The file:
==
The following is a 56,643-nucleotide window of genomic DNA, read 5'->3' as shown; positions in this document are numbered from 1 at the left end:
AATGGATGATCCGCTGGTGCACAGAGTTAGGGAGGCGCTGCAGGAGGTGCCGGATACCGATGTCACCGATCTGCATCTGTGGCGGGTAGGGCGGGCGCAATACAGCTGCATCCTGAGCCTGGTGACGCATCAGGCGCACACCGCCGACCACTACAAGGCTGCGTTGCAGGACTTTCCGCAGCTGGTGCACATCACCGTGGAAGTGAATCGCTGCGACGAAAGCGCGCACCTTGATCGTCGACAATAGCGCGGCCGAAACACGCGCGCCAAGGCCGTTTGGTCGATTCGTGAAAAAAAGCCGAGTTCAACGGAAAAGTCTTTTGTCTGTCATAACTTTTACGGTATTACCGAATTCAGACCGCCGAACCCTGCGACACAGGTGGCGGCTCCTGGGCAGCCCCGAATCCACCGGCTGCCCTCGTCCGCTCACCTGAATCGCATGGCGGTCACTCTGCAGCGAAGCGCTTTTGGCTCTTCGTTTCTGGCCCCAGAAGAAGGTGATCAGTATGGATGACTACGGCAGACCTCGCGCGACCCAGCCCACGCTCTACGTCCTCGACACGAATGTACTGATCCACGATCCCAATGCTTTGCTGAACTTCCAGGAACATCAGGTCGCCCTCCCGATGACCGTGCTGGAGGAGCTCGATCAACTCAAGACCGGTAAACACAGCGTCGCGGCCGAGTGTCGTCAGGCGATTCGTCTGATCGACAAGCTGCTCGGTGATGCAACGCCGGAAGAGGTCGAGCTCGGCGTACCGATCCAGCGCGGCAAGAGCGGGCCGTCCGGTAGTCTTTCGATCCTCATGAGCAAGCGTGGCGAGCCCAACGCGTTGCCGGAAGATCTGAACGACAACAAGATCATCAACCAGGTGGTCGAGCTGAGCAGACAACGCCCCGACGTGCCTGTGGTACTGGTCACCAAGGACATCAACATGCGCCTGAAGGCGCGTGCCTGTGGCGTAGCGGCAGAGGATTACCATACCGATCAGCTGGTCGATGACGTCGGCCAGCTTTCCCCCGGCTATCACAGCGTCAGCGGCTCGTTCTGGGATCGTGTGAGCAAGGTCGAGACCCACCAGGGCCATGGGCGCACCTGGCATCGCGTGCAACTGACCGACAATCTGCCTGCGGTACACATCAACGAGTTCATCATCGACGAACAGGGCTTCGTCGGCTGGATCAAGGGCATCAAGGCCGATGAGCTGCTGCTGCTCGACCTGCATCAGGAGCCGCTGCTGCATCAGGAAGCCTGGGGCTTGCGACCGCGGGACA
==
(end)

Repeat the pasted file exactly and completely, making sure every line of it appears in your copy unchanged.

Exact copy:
The following is a 56,643-nucleotide window of genomic DNA, read 5'->3' as shown; positions in this document are numbered from 1 at the left end:
AATGGATGATCCGCTGGTGCACAGAGTTAGGGAGGCGCTGCAGGAGGTGCCGGATACCGATGTCACCGATCTGCATCTGTGGCGGGTAGGGCGGGCGCAATACAGCTGCATCCTGAGCCTGGTGACGCATCAGGCGCACACCGCCGACCACTACAAGGCTGCGTTGCAGGACTTTCCGCAGCTGGTGCACATCACCGTGGAAGTGAATCGCTGCGACGAAAGCGCGCACCTTGATCGTCGACAATAGCGCGGCCGAAACACGCGCGCCAAGGCCGTTTGGTCGATTCGTGAAAAAAAGCCGAGTTCAACGGAAAAGTCTTTTGTCTGTCATAACTTTTACGGTATTACCGAATTCAGACCGCCGAACCCTGCGACACAGGTGGCGGCTCCTGGGCAGCCCCGAATCCACCGGCTGCCCTCGTCCGCTCACCTGAATCGCATGGCGGTCACTCTGCAGCGAAGCGCTTTTGGCTCTTCGTTTCTGGCCCCAGAAGAAGGTGATCAGTATGGATGACTACGGCAGACCTCGCGCGACCCAGCCCACGCTCTACGTCCTCGACACGAATGTACTGATCCACGATCCCAATGCTTTGCTGAACTTCCAGGAACATCAGGTCGCCCTCCCGATGACCGTGCTGGAGGAGCTCGATCAACTCAAGACCGGTAAACACAGCGTCGCGGCCGAGTGTCGTCAGGCGATTCGTCTGATCGACAAGCTGCTCGGTGATGCAACGCCGGAAGAGGTCGAGCTCGGCGTACCGATCCAGCGCGGCAAGAGCGGGCCGTCCGGTAGTCTTTCGATCCTCATGAGCAAGCGTGGCGAGCCCAACGCGTTGCCGGAAGATCTGAACGACAACAAGATCATCAACCAGGTGGTCGAGCTGAGCAGACAACGCCCCGACGTGCCTGTGGTACTGGTCACCAAGGACATCAACATGCGCCTGAAGGCGCGTGCCTGTGGCGTAGCGGCAGAGGATTACCATACCGATCAGCTGGTCGATGACGTCGGCCAGCTTTCCCCCGGCTATCACAGCGTCAGCGGCTCGTTCTGGGATCGTGTGAGCAAGGTCGAGACCCACCAGGGCCATGGGCGCACCTGGCATCGCGTGCAACTGACCGACAATCTGCCTGCGGTACACATCAACGAGTTCATCATCGACGAACAGGGCTTCGTCGGCTGGATCAAGGGCATCAAGGCCGATGAGCTGCTGCTGCTCGACCTGCATCAGGAGCCGCTGCTGCATCAGGAAGCCTGGGGCTTGCGACCGCGGGACA